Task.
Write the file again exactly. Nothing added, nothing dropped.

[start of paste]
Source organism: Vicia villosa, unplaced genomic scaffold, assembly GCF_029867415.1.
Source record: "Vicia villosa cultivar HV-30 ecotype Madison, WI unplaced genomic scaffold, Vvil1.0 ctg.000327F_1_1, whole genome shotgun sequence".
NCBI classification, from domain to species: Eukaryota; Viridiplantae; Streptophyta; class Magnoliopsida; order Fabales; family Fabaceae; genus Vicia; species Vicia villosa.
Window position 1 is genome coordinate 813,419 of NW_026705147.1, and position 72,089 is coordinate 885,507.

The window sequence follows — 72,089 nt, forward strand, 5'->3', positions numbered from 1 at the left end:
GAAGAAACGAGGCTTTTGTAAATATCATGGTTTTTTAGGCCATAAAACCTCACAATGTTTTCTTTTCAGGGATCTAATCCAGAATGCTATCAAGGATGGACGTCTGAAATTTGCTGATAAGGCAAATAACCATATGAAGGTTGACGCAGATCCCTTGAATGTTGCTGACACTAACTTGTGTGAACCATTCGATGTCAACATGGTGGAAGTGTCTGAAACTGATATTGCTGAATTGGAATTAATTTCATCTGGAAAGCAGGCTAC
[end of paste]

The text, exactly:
Source organism: Vicia villosa, unplaced genomic scaffold, assembly GCF_029867415.1.
Source record: "Vicia villosa cultivar HV-30 ecotype Madison, WI unplaced genomic scaffold, Vvil1.0 ctg.000327F_1_1, whole genome shotgun sequence".
NCBI classification, from domain to species: Eukaryota; Viridiplantae; Streptophyta; class Magnoliopsida; order Fabales; family Fabaceae; genus Vicia; species Vicia villosa.
Window position 1 is genome coordinate 813,419 of NW_026705147.1, and position 72,089 is coordinate 885,507.

The window sequence follows — 72,089 nt, forward strand, 5'->3', positions numbered from 1 at the left end:
GAAGAAACGAGGCTTTTGTAAATATCATGGTTTTTTAGGCCATAAAACCTCACAATGTTTTCTTTTCAGGGATCTAATCCAGAATGCTATCAAGGATGGACGTCTGAAATTTGCTGATAAGGCAAATAACCATATGAAGGTTGACGCAGATCCCTTGAATGTTGCTGACACTAACTTGTGTGAACCATTCGATGTCAACATGGTGGAAGTGTCTGAAACTGATATTGCTGAATTGGAATTAATTTCATCTGGAAAGCAGGCTAC